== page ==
Wednesday, June 22, 2016

Local Content Quota Sweeps Across SABC | The Good, The Bad and Hlaudi

To say the SABC's Chief Executive Officer, Hlaudi Motsoeneng is a determined man, would be an understanding. In his unprecedented stance to change the landscape of South African broadcasting industry, Motsoeneng has implemented what can only be described as a BOLD step, starting with SABC3. 

For years SABC3 has languished in the abyss of confused identity but today, with a press conference to boast, the SABC's top brass set a plan that, if I achieved, will make the history books. You know what happened over the week with Days being canned and the subsequent presser that happened today to introduce new shows.

Let me skip all that and jump into my opinions about all this. 

The Good...


Change sometimes requires drastic measures. You just have to take the plunge! Shocking as this seemingly rash move by the SABC to overhaul its channels and ditch international tv content for local material is, we need this. 

How are we to get used to local content if we don't see it on our screens? How are we to build a viable and competitive industry if we do not have enough content to pit against each other?

The SABC introducing an 80% local content quota is a good thing. What I also love from what I learned at the presser today is that the SABC has also introduced a pilot model. That means; shows that do not perform well will be pulled to make room for other productions. I have been asking for this for years because it does up the standard.  

The other very positive thing is that complaints that the SABC will only be  regurgitating talent are not entirely accurate. While faces like that of Khanyi Mbau and Phat Joe will make their way to SABC3, the reality is that 3 of the 5 shows announced will have new faces. 

At the press conference, SABC TV Channels GM Maijang Mpherwane pointed out that the SABC wants to develop talent and retain it within the organisation. Many of the known faces you will see on SABC3 will not only be on air talent but they will be producers as well.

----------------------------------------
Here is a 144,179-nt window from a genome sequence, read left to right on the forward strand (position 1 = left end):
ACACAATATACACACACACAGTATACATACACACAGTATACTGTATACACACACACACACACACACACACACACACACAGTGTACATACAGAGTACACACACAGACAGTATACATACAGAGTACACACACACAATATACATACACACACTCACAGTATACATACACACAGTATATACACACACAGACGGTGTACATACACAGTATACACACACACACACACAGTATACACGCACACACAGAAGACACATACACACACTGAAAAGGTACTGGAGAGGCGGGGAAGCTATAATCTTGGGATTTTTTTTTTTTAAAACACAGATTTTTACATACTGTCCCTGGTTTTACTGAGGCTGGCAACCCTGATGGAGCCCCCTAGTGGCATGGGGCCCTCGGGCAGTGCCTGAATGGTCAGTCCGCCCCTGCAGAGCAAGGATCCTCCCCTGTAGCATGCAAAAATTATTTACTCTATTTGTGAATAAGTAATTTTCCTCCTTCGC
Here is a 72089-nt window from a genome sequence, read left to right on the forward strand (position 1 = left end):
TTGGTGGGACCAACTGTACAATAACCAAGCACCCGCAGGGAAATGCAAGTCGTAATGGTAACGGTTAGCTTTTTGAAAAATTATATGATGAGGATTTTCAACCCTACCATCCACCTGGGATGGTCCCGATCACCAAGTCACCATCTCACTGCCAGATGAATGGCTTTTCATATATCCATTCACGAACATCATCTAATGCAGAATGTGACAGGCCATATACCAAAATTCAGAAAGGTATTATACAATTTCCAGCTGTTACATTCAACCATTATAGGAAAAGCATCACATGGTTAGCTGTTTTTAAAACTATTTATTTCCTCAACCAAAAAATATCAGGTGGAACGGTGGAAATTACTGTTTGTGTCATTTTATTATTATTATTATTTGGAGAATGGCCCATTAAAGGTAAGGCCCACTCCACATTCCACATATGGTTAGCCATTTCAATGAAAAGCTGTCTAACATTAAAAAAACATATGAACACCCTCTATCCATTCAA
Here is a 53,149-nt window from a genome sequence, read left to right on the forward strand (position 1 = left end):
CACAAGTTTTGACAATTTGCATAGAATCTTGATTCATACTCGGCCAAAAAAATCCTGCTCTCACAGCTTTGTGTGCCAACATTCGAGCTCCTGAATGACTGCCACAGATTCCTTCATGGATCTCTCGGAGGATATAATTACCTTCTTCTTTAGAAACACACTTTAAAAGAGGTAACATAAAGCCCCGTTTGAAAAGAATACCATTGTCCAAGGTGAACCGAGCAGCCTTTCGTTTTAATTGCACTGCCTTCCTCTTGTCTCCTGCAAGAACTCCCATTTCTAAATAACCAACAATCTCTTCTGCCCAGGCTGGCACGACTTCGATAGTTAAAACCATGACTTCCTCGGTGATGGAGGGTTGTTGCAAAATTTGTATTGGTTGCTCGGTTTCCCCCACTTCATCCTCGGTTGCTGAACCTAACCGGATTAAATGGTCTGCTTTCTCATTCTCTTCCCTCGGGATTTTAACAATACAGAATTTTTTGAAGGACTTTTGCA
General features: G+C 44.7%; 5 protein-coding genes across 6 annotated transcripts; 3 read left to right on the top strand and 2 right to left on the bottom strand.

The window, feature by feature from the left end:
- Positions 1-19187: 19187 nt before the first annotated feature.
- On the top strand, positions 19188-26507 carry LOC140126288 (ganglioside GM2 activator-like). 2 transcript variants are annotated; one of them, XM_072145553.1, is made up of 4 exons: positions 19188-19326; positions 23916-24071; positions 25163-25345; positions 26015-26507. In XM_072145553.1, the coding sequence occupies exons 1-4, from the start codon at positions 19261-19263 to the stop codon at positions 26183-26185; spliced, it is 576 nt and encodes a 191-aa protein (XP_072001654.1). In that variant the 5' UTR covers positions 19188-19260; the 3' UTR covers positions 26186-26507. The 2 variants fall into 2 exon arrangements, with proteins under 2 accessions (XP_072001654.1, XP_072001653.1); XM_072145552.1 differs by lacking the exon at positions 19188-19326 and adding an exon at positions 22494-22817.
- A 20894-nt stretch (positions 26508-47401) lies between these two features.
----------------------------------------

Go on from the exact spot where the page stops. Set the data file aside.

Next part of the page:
For instance, Khanyi Mbau will be producing 'Weekend Edition', also Siv Ngesi will host and produce host his show, Jou Ma Se Chef. This is a good thing for the industry. the success of the shows these 'celebrities' are part of will also benefit them financial and their long term prospects. 

The Bad ...

Every drastic step in life or business comes with risks. As someone who enjoyed watching Survivor on SABC3, I am disappointed that it is gone and I am not the only — this could jeopardise the channel's bottomline if audiences do not embrace the new changes.

The SABC needs to improve its communication channels with the public and the media. Had the SABC informed the media about the sudden changes prior to sending changed schedules out, none of this hysteria and misinformation would have occurred. 

The perception of arrogance and disregard for the needs and interests of the viewers only prevails when there is no communication between the two parties. 

Hlaudi ...


Say what you will about the SABC COO but you can not accuse him of being a coward. The man knows how to sell his vision and stand by his convictions, much to the dismay of many who are not fans of his bull-in-the-china-shop approach to transformation.

As someone who has always seen himself as an outsider in this industry, I get him. He is not as polished as many would prefer and he somewhat uses his position and bravado to assert his power amongst all these snooty people in the industry. But, it works for him, so what?!

Without Hlaudi's 'just do it, I don't care who's feelings get hurt' attitude towards transformation, we would still be sitting with a situation where four white owned production companies are the only companies benefiting from working with the SABC.

Black entertainers need Hlaudi, because without Hlaudi, we are all just faces on TV and magazines but our white bosses are the ones making money. Young creatives need Hlaudi, without Hlaudi many would never get an opportunity to see any of their ideas or creative work would never see the light of day unless they adhere to couch-casting and all these other unsavoury means to get ahead.

Overview

My case is this; we need this change. We have been complaining about our industry not being open enough, not having enough shows, our Awards shows only focusing on same production houses, etc. Now the industry will have 100s of local shows to watch, like, hate, or whatever.

Our industry will get competitive and that can only elevate the game. I am excited about this. Much as Mzansi Magic has been trying, DSTV is expensive and majority of South Africans needed an affordable English medium local content driven channel. SABC3's new programming could be it.

Let's give it a chance. It will be so much fun to be able to have a conversation about shows that we all have access to. 


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